'Captain Coward' Vows to Clear His Name in Costa Concordia

PHOTO: Costa Concordia cruise former captain Francesco Schettino walks to his car in Meta di Sorrento on October 14, 2012 in this file photo.PlayCarlo Hermann/AFP/Getty Images
WATCH Captain Blames Phone Call for Cruise Disaster

Captain Francesco Schettino, the man dubbed "Captain Coward" for abandoning the Italian cruise liner Costa Concordia after it struck the rocks and sank off the Tuscan island of Giglio in Italy in January, said today that everyone will owe him an apology when the truth comes out.

The captain's decision that night to "salute" the pretty Mediterranean island by steering the ship close to shore ended in disaster. Thirty-two people died in the tragedy, including 2 American passengers. The ship ended up titled on its side, lying half-submerged in the sea.

The Costa Concordia was 951 feet long, larger than the ill-fated Titanic. It had 4,200 passengers and crew members on board.

In an interview published today in the Italian daily Il Giornale, Schettino is quoted as saying, "All I read about me are indecent falsehoods," and, "I will not be massacred by defaming lies." There is evidence, he says, that tells a completely different story, and he will reveal it.

"Everyone has had their say now and as some have distorted the truth, I will speak now," he said. He told the paper he is writing a book that will correct the image people have of him and "bring to light what people don't want to have known."

According to Schettino the book will highlight "un-presented proof, hidden documents, entire recordings which up until now have only been released in part." In the book he said he will also write about the "shameful titillating gossip" the media focused on and the much-quoted taped conversation in which he was urged to "get back on board, damn it," by the commander of the Coast Guard.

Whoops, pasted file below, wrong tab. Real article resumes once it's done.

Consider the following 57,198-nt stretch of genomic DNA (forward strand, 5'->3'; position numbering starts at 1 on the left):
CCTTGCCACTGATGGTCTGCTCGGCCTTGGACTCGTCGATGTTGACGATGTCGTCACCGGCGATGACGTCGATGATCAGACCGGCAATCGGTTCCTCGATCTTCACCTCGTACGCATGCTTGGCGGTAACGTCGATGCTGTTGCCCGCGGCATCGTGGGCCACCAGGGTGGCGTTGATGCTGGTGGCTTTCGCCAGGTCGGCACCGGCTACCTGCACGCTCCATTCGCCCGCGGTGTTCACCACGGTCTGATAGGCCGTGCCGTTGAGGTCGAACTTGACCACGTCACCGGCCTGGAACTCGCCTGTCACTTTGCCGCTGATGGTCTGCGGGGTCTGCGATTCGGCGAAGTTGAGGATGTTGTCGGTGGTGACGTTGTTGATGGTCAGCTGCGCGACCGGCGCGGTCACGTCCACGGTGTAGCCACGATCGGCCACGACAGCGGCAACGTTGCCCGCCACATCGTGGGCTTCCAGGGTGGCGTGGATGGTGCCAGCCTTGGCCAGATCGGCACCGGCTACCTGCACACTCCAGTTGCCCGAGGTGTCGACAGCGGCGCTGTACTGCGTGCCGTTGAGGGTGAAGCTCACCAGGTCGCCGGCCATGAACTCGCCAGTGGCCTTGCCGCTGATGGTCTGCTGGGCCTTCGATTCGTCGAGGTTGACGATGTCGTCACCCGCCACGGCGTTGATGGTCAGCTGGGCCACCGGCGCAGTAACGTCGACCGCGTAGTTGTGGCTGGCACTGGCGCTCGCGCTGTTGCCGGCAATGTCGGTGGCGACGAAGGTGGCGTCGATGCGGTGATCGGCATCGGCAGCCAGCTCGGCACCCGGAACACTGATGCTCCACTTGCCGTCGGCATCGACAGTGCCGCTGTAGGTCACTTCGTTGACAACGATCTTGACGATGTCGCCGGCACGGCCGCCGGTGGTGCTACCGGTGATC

Schettino faces a possible indictment for multiple manslaughter, abandoning his post before the evacuation of all passengers and crew had been completed, and failing to communicate properly with the maritime authorities. He has insisted in court, during recent pre-trial hearings and again in today's interview, that he "saved a lot of people" with a last-minute maneuver that lessened the ship's impact against the rocks. There are "dozens of people who will testify to this," he is quoted as saying.

The experts called to testify at pre-trial hearings in October were not so impressed with the captain's skill. Admiral Giuseppe Cavo Dragone said the captain had plenty of time and room to avoid gashing the Costa Concordia on the rocks but he failed to react.

"The maneuver after the impact was completely fortuitous because the ship was (by then) out of control," Dragone told the judge, who had asked whether the ship could have avoided the accident.

In the interview, Schettino describes the situation on board the ship once it had tilted and partly sunk. He says he coordinated the rescue operations but was forced to come ashore because the dingy he was in to oversee the rescue operation started to take on water.

Schettino ends the interview by saying, "I am just getting started ... I will soon tell shocking truths. And then those who have denigrated me will have to apologize, not to me, but to the families of the victims and to the public who were cheated with false and misleading information."

A judge is expected to decide in the coming months whether Schettino, five of his Costa Concordia crew members and three Costa executives are to be sent to trial for the tragedy. Any trial, however, is unlikely to begin before next year.

Meanwhile, the wreck remains off the coast of Giglio as salvage workers continue to secure it. They have said they hope to float it to a nearby port by next summer.